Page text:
Boxing: Viktor Postol Stops Lucas Matthysse in 10th

By Joseph Santoliquito Oct 3, 2015
If a war breaks out in Ukraine, Viktor “Iceman” Postol is expected to answer the call as a soldier. Lucas Matthysse was supposed to be a warrior of a different level.

The true soldier won out Saturday night from the StubHub Center, in Carson, California, on HBO’s “Boxing After Dark.”

Postol (28-0, 12 KOs) pulled off a mild surprise stopping the favored Matthysse (37-4, 34 KOs) at 2:58 of the 10th round, winning the WBC world super lightweight title Danny Garcia vacated.

Postol’s victory creates a future 140-pound showdown between the Ukrainian and Terence Crawford, the 2014 Boxing Writers Association of America Fighter of the Year.

“I didn’t plan to knock him out, I came in and planned to box, and the count came,” Postol said. “I took a few hard shots, but that’s why my nickname is ‘Iceman,’ because I can take a punch. It would be my pleasure to meet (Terence Crawford).”

The 5-foot-11 Postol dominated most of the fight. He landed 113 of 509 total punches, to Matthysse’s connect rate of 96-218. Postol jab was the difference. He connected on 36-267 jabs (to Matthysse’s mere 14 of 83 jab connects), and that opened up his power shots (Postol’s power shots: 77-242; Matthysse: 82-198).

By the 10th, Matthysse appeared broken. He crumbled under a Postol right hand that exploded on Matthysse’s left eye.

“I felt a pop in my eye,” Matthysse said.” I could have gotten up, but I decided to protect my eye. I felt well. Nothing happened for me tonight. He’s not the best. He had his night, and I didn’t have my night.”

Early on, Matthysse came out and took with a looping left hook that caught Postol on the face. At the end of the first, Postol had a red welt on his left rib cage.

In the second round, Postol began establishing his length over the smaller Matthysse, finding a rhythm with his jab. It denied the 5-8½ Matthysse from getting inside and using his power shots. By the third, Postol gained some confidence, letting his hands go working combinations. Matthysse’s power was a nonfactor through the opening three rounds.

Gaining more confidence, Postol dropped and landed a strong body shot. Matthysse couldn’t get inside Postol’s jab. Matthysse may have gotten away with a low blow, and a tactic that had to frustrate Matthysse was each time he closed in, Postol had a tendency to hold him. During the fifth, referee Jack Reiss gave Postol a warning about the holding, letting him know that if Postol holds, he’s open to getting hit behind the head.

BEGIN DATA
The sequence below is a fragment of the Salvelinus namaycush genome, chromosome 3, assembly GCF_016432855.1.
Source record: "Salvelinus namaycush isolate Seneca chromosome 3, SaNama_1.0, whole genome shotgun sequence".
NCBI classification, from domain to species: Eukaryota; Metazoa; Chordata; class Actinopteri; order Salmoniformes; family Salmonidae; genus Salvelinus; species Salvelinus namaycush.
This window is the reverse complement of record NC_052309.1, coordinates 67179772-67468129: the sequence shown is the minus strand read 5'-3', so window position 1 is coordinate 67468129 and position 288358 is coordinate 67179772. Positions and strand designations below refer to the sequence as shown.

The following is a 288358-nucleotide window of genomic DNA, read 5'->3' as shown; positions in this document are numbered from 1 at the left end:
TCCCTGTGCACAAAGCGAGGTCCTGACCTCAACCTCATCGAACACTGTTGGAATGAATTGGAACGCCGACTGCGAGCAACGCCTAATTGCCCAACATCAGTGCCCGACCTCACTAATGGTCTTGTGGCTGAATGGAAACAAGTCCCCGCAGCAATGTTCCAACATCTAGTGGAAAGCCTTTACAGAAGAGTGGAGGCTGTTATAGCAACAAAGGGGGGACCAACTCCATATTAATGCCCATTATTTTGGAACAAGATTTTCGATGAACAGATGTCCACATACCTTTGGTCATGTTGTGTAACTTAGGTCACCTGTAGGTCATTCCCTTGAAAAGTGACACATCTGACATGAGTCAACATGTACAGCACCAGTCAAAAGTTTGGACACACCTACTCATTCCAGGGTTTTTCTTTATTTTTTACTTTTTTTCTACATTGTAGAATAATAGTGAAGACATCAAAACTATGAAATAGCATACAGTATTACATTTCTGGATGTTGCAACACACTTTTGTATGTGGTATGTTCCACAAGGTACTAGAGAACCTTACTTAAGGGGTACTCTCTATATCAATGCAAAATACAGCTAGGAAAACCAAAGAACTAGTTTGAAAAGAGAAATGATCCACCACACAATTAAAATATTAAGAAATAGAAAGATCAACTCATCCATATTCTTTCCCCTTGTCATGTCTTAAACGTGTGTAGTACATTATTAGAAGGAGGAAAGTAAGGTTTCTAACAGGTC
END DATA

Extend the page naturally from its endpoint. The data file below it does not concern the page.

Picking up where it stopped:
With less than a minute left in the sixth, Matthysse popped Postol with a right to the head, which to that point, was his best punch of the fight. Until that point, it was Matthysse’s best round, connecting on 14 of 29 (48-percent). But he made Postol feel his power.

Matthysse followed the sixth by wobbling Postol with a right to the chin in the early portion of the seventh. Matthysse knocked Postol with a left hook in the last minute of the round. The Iceman, however, did come on late to make it an interesting round to score—asking the judges to base it on either Matthysse’s power or Postol’s volume.

Maybe the seventh was Postol’s wakeup call, because he had Matthysse in a little trouble in the eight, causing Matthysse reeling backwards after absorbing a hard right hand. Postol connected on 14 of 59 shots in the eighth. In the ninth, Postol rendered Matthysse defenseless going backwards. He forced Matthysse against the ropes, bouncing a combination off his head, using his jab as the causeway to open up his power shots.

Postol’s jab and size began wearing on Matthysse’s resolve. That bore through with his jab and power shots. Postol closed the show with a right on Matthysse’s left eye. Matthysse collapsed and took a knee, as Reiss counted him at 2:58 of the 10th.

On the undercard, in a scheduled 10-rounder, junior welterweights Antonio Orozco won a unanimous and respected veteran Humberto Soto got into a spirited brawl, especially in the second round, which was defined by great back-and-forth action. Each time Orozco (22-0, 15 KOs) stepped inside and tried attacking the body, Soto (65-8-2, 35 KOs) made him pay with looping shots up top to Orozco’s head. After three rounds, Soto was arguably ahead.

The looming question was whether or not Soto could keep up the pace. He did.

After six, the 35-year-old Soto was still in the fight. And again, Soto was hanging in.

In the ninth, Orozco was penalized a point by referee Jerry Cantu for a low blow. Between the seventh and eighth rounds, Cantu had gone over to Orozco’s corner and warned them if he saw a low blow, he was going to take a point away. But the shot Cantu called Orozco landed was right on the waistband and not technically below the belt. It was a close fight. But it’s not what the judges saw. Judges Max DeLuca and Pat Russell both saw it 97-92 for Orozco, while Fernando Villareal had him winning easily 98-91.

The punch stats told a closer fight.

Soto landed a total of 184 of 529 punches (35-percent). The judges saw Orozco connect on 187 of 624 total punches (30-percent). Soto hit Orozco with a greater percentage of power shots (114-258, for 44-percent), though again, it seems the judges based their decision off the volume of power shots. Orozco connected on 133 of 400 power shots (33-percent).

Joseph Santoliquito is the president of the Boxing Writer's Association of America and a frequent contributor to's mixed martial arts and boxing coverage. His archive can be found here.


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